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|Food Buzz: History of Bananas|
Banana stems vary in size, averaging at least five centimeters in diameter when sold in markets, and are cylindrical to elongated in shape. The outer layer of the stem is a fibrous, green sheath that is inedible and tough to remove. Underneath this layer, the core is the edible portion of the stem and is white to pale green-yellow with a firm, dense consistency. Banana stems are crisp with a texture similar to jicama and have a mild, sweet-tart, vegetal flavor.
Banana stems are available year-round in tropical and subtropical climates.
Banana stems are botanically a part of the Musa genus and are actually a flower stalk of a large, herbaceous plant belonging to the Musaceae family. All parts of the banana plant are edible, and though the fruits are the most commonly consumed portion of the plant, the leaves and stalks are also used for a variety of culinary applications in Asia. Banana stems are predominately utilized in South Indian cuisine, favored for its mild flavor, ability to complement many different spices, crisp texture, and high nutritional properties.
Banana stems are high in fiber and can aid in the treatment of ulcers or an acidic stomach. Like the fruit, Banana stems are also very high in potassium and vitamin B6, which together benefit the muscles and the body’s production of hemoglobin and insulin.
Banana stems are most popularly cooked in stews or are consumed raw in juice form. When preparing Banana stems, be sure to remove any additional fibrous pieces that may come from the outer shell as these pieces are inedible and tough. In India, Banana stems are cooked with lentils and spices, cooked into curries and coconut milk, fried into crispy snacks, chopped and mixed into subzis or vegetable stir-fries, or are made into a stew and served over white rice. Banana stems are also sliced, juiced, and combined with buttermilk, salt, or lime to create a refreshing beverage. Banana stems have a mild flavor that readily absorbs accompanying flavors and pairs well with turmeric, mustard seeds, curry leaves, red chiles, lentils, and grated coconut. The stems should be used immediately for best quality and flavor and will only keep 1-2 days when stored in the refrigerator.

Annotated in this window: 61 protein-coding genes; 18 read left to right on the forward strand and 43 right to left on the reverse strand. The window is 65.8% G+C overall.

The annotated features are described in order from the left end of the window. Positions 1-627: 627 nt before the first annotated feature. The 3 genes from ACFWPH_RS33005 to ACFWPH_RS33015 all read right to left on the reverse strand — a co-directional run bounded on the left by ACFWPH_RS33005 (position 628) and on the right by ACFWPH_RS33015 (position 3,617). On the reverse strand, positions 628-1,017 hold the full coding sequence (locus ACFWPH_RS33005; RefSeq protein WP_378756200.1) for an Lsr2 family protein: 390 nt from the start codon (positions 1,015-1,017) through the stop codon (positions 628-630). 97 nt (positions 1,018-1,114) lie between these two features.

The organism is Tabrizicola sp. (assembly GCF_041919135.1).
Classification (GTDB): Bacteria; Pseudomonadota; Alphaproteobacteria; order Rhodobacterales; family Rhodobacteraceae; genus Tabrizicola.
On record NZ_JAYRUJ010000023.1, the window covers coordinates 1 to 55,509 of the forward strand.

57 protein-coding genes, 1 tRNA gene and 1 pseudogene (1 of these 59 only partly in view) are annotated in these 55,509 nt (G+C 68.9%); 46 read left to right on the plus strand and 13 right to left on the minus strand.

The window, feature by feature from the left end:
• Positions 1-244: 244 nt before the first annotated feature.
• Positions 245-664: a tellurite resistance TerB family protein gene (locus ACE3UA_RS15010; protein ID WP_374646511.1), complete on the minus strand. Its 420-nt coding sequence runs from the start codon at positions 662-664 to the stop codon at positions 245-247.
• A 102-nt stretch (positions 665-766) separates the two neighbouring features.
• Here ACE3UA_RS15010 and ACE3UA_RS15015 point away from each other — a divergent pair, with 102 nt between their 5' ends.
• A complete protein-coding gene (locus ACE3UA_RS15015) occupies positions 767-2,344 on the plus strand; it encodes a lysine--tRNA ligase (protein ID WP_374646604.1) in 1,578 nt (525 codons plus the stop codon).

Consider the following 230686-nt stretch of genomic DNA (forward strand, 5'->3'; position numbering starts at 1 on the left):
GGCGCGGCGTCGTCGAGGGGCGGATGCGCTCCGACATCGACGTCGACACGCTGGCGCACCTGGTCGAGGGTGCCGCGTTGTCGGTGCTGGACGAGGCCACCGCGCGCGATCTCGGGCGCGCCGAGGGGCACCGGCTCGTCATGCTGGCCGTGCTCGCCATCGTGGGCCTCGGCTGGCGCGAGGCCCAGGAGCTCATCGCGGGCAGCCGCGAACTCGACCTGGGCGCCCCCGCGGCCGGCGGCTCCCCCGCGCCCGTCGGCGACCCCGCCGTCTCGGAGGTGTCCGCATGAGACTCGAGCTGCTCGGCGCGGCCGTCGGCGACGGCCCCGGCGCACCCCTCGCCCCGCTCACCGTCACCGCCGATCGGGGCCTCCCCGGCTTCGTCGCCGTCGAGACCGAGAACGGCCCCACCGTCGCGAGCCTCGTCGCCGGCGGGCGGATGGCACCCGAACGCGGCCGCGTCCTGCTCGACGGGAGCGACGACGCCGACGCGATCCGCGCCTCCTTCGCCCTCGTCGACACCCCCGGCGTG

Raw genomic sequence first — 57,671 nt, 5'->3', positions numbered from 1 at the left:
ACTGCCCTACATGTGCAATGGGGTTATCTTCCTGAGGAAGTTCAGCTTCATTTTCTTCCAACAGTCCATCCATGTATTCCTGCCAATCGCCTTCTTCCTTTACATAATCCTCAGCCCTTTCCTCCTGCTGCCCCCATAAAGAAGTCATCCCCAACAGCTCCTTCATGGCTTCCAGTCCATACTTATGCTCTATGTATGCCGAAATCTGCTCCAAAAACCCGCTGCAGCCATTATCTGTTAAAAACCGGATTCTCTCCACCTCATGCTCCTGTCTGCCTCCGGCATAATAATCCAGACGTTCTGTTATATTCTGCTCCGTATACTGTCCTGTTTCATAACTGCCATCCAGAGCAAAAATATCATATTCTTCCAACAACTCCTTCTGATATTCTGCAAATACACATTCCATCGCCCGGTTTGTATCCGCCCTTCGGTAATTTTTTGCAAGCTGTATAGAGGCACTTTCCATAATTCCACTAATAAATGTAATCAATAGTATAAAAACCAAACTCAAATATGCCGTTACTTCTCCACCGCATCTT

In India, Banana stems are used in Ayurvedic medicine as a cooling element to counteract the hot, humid climate and are used to promote overall health. The stalks are predominately juiced, and the juice is left unstrained for use as a nutritional drink to help regulate blood pressure and to maintain insulin levels. The juice is also used as a diuretic to remove toxins from the body and help prevent urinary tract infections and kidney stones.
Bananas are native to Southeast Asia and regions of the South Pacific and have been growing wild since ancient times. Through trade routes, explorers, missionaries, and immigration, bananas were spread throughout tropical and sub-tropical regions around the world, including the Southern United States, Hawaii, Africa, South America, Central America, Asia, Southeast Asia, and the South Pacific. Today Banana stems can be widely found in local markets in Asia, Southeast Asia, and the South Pacific, and in other regions of the world, they can be found at specialty Asian and Indian grocery stores.
Recipes that include Banana Stem. One is easiest, three is harder.
|Padhus Kitchen||Vazhaithandu Soup-Plantain Stem (banana stem) Soup|
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Tekka Centre 竹脚中心
Tekka CenterNear Singapore, Singapore
665 Buffalo Rd, Singapore 210665
About 88 days ago, 2/19/22